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Managing Transformations in Eastern Europe - Nikolai Genov
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Publication of the "Personal and Institutional Strategies
for Management of Transformation Risks in Central and Eastern Europe" Project

NIKOLAI GENOV
 

MANAGING
TRANSFORMATIONS
IN EASTERN EUROPE


UNESCO-MOST, Paris
Regional and Global Development, Sofia

© Nikolai Genov, author, 1999
ISBN 954-8443-08-2

    To my Eastern European colleagues and friends
    N.G.

    The text was completed during the stay of the author at Lund University as fellow of the Swedish Institute.


CONTENTS

PREFACE

1. MANAGING TRANSFORMATIONS: REALITIES AND CONCEPTS
(in Word format)

    1.1. Where Are We in the Stream of Change?
    1.2. The Concept of Societal Transformation
    1.3. Transformation as Opening to Global Trends
    1.4. Transformation and Risk
2. INSTRUMENTAL ACTIVISM VERSUS SUSTAINABILITY
(in Word format)
    2.1. The New Old International Division of Labor
    2.2. Commercialization and Volatility of Financial Flows
    2.3. Deepening Economic Cleavages
    2.4. What Went Wrong?
3. INDIVIDUALIZATION VERSUS COMMON GOOD
(in Word format)
    3.1. The Longing for Community and the Hard Realities
    3.2. Individualization under Institutional Disarray
    3.3. Openings and Closures
    3.4. Counterbalances to Individualization
4. ORGANIZATIONAL PATHOLOGIES VERSUS ORGANIZATIONAL RATIONALITY (in Word format)
    4.1. Differentiation of Economy and Politics
    4.2. Anomie and the Crime Wave
    4.3. The Integrative Functions of the State
    4.4. The Search for Alternatives
5. PARTICULARISMS VERSUS VALUE-NORMATIVE UNIVERSALIZATION
(in Word format)
    5.1. Value-normative Disorientation
    5.2. National Integration, Nationalism and Xenophobia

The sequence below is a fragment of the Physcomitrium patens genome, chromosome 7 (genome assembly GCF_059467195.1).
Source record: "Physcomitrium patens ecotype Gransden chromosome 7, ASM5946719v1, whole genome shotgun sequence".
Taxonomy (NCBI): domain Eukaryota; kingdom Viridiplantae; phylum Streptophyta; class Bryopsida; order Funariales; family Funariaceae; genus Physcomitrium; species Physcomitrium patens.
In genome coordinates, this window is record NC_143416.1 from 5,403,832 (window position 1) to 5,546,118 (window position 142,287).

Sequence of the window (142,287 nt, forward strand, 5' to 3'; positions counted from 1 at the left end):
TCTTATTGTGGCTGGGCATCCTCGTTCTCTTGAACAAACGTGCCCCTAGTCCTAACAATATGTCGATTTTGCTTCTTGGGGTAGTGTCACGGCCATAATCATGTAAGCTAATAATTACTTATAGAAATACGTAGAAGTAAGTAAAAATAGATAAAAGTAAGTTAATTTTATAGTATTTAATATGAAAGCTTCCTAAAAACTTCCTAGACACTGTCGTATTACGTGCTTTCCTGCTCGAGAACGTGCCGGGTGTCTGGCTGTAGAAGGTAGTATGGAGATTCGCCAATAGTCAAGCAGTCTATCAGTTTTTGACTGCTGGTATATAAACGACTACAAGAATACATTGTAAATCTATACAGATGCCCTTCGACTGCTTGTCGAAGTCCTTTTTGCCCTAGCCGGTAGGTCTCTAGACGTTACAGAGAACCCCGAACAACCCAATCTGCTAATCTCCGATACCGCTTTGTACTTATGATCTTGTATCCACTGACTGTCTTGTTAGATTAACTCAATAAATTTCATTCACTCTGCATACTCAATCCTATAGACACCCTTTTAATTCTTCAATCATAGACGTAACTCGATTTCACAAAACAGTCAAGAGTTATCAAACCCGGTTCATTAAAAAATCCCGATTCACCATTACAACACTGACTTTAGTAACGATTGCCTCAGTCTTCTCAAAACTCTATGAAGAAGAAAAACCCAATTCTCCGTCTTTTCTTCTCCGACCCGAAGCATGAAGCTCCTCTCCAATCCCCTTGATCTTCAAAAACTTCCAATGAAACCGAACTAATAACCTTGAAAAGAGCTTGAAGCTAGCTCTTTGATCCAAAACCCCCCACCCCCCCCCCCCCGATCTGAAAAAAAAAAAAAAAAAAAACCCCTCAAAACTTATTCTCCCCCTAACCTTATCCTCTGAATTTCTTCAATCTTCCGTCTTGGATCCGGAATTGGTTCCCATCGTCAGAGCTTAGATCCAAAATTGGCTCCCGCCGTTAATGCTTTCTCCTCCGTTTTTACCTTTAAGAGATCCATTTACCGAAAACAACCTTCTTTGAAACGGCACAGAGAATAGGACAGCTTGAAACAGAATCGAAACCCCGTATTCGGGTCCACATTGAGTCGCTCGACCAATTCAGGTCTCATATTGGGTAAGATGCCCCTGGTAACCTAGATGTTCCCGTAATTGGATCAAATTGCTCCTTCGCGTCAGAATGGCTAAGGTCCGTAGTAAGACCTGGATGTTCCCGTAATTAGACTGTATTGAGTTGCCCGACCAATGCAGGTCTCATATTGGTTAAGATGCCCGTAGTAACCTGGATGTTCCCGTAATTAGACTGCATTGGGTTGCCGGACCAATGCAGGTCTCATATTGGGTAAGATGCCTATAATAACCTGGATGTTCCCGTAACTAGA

5.3. Cultural Perspectives of Democratic Governance
6. EASTERN EUROPE: WHERE TO?
(in Word format)
    6.1. Dynamic Contexts of the Changing Quality of Life
    6.2. Contradictory Trends of Social Differentiation and Integration
    6.3. Explaining and Managing Transformations: The Time for Social Sciences
NOTES
REFERENCES


PREFACE

After a decade of multifaceted experience, the time is ripe for striking the balance of our knowledge about the transformations in Eastern Europe. We are able now to clearly recognize both the achievements and the constraints of the process. Undoubtedly, there have been tremendous efforts invested in modernizing the economic organization of Eastern European societies. The positive results in developing democratic political systems are obvious. Everywhere in the region the open pluralistic culture has taken the lead. The international institutions recognize the advancements in the field of basic human rights. There are no more administrative limitations imposed on organization, communication and traveling of individuals. As seen from the point of view of these achievements, Eastern Europe is heading towards a promising development in the next century.